“Republicans blinked,” said Sen. Ted Cruz (R-Texas). “I think that was a mistake.”
Republican senators are panning Senate Republican Leader Mitch McConnell’s surrender to Democrats on the short-term debt ceiling increase following a gloating floor speech by Majority Leader Chuck Schumer that added insult to GOP injury.
The debt ceiling increase of about $500 billion through Dec. 3 passed the Senate last week and the House on Tuesday.
“I believe Democratic Leader Schumer was on the verge of surrendering,” said Texas Republican Sen. Ted Cruz. “Republicans blinked. I think that was a mistake.”
South Carolina Republican Sen. Lindsey Graham shared a similar assessment of the situation.
“We made a promise for two months that we would make them [Democrats] do it without our help, and we folded it, and I hate that,” Graham said on Fox News. “We’re in a hole. We’ve got to dig out of this hole, and we can. We shot ourselves in the foot tonight.”
The Treasury Department had informed Congress that it would need to raise the debt limit by Oct. 18.
McConnell repeatedly said that Republicans would not supply votes for Democrats to suspend the debt ceiling through December 2022 so long as they continue to unilaterally pursue a massive $3.5 trillion budget reconciliation bill with new spending programs.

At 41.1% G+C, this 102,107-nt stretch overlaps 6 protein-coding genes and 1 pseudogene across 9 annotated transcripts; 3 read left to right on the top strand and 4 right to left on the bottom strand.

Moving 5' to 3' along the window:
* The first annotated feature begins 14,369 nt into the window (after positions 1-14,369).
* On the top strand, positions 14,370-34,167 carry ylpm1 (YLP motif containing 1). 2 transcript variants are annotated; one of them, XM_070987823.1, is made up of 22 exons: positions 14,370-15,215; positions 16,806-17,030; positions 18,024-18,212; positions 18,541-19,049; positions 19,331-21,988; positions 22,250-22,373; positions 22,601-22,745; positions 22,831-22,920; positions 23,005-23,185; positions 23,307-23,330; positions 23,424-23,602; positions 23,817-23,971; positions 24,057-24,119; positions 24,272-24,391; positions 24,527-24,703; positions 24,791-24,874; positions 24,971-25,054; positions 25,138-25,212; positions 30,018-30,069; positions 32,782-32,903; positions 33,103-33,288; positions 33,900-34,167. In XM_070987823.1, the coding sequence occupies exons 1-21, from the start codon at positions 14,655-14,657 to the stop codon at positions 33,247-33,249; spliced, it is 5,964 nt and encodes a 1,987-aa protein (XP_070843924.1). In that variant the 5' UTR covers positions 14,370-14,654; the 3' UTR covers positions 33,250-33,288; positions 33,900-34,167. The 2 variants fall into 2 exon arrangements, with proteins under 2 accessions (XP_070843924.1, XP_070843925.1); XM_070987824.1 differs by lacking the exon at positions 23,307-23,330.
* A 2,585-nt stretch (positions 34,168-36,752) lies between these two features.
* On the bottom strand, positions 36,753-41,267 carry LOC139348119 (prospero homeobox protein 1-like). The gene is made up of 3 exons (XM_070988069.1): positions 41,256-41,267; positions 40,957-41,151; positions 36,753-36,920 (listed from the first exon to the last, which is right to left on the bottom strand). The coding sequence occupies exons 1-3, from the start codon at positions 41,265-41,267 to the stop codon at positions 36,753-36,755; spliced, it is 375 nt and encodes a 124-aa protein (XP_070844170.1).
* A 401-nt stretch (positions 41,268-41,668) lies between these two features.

Last Thursday, McConnell agreed to a short-term debt limit increase through Dec. 3. But with an agreement in hand, Senate Majority Leader Chuck Schumer spiked the football, bashing the GOP on the Senate floor ahead of the vote on the agreement.
“Republicans played a dangerous and risky partisan game, and I am glad that their brinksmanship did not work,” Schumer said. “Leader McConnell and Senate Republicans insisted they wanted a solution to the debt ceiling — but said Democrats must raise it alone by going through a drawn-out, convoluted, and risky reconciliation process.”
Schumer’s speech was met with bipartisan criticism.
“We have to de-weaponize,” said West Virginia Democratic Sen. Joe Manchin, who had his head in his hands as Schumer gave his speech. “You can’t be playing politics. None of us can — on both sides. Civility is gone.”